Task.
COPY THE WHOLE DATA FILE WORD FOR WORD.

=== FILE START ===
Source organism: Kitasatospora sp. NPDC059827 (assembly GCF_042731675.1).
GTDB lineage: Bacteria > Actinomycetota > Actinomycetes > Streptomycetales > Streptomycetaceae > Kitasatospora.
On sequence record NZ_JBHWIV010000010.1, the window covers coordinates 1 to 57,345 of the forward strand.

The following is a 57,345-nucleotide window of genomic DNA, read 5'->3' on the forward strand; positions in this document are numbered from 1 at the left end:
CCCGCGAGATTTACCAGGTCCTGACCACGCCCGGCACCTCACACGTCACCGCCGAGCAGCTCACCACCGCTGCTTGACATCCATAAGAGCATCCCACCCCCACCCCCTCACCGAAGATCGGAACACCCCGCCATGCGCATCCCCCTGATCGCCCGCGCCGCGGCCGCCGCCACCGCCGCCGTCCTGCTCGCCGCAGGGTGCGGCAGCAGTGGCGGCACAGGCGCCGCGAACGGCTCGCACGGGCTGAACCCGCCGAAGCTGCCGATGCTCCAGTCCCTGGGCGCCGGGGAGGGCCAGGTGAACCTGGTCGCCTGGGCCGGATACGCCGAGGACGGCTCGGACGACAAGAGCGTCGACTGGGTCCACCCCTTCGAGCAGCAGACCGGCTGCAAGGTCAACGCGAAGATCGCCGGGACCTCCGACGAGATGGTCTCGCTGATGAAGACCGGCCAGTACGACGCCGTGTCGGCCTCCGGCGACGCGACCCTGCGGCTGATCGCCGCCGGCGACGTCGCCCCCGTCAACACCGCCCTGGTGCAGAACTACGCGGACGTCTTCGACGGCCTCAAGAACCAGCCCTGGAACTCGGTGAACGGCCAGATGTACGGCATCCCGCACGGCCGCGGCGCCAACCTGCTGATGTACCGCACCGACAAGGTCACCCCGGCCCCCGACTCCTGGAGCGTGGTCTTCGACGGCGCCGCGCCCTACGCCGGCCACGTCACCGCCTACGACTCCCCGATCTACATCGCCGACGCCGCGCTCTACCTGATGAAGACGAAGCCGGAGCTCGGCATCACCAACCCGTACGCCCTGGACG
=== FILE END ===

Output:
Source organism: Kitasatospora sp. NPDC059827 (assembly GCF_042731675.1).
GTDB lineage: Bacteria > Actinomycetota > Actinomycetes > Streptomycetales > Streptomycetaceae > Kitasatospora.
On sequence record NZ_JBHWIV010000010.1, the window covers coordinates 1 to 57,345 of the forward strand.

The following is a 57,345-nucleotide window of genomic DNA, read 5'->3' on the forward strand; positions in this document are numbered from 1 at the left end:
CCCGCGAGATTTACCAGGTCCTGACCACGCCCGGCACCTCACACGTCACCGCCGAGCAGCTCACCACCGCTGCTTGACATCCATAAGAGCATCCCACCCCCACCCCCTCACCGAAGATCGGAACACCCCGCCATGCGCATCCCCCTGATCGCCCGCGCCGCGGCCGCCGCCACCGCCGCCGTCCTGCTCGCCGCAGGGTGCGGCAGCAGTGGCGGCACAGGCGCCGCGAACGGCTCGCACGGGCTGAACCCGCCGAAGCTGCCGATGCTCCAGTCCCTGGGCGCCGGGGAGGGCCAGGTGAACCTGGTCGCCTGGGCCGGATACGCCGAGGACGGCTCGGACGACAAGAGCGTCGACTGGGTCCACCCCTTCGAGCAGCAGACCGGCTGCAAGGTCAACGCGAAGATCGCCGGGACCTCCGACGAGATGGTCTCGCTGATGAAGACCGGCCAGTACGACGCCGTGTCGGCCTCCGGCGACGCGACCCTGCGGCTGATCGCCGCCGGCGACGTCGCCCCCGTCAACACCGCCCTGGTGCAGAACTACGCGGACGTCTTCGACGGCCTCAAGAACCAGCCCTGGAACTCGGTGAACGGCCAGATGTACGGCATCCCGCACGGCCGCGGCGCCAACCTGCTGATGTACCGCACCGACAAGGTCACCCCGGCCCCCGACTCCTGGAGCGTGGTCTTCGACGGCGCCGCGCCCTACGCCGGCCACGTCACCGCCTACGACTCCCCGATCTACATCGCCGACGCCGCGCTCTACCTGATGAAGACGAAGCCGGAGCTCGGCATCACCAACCCGTACGCCCTGGACG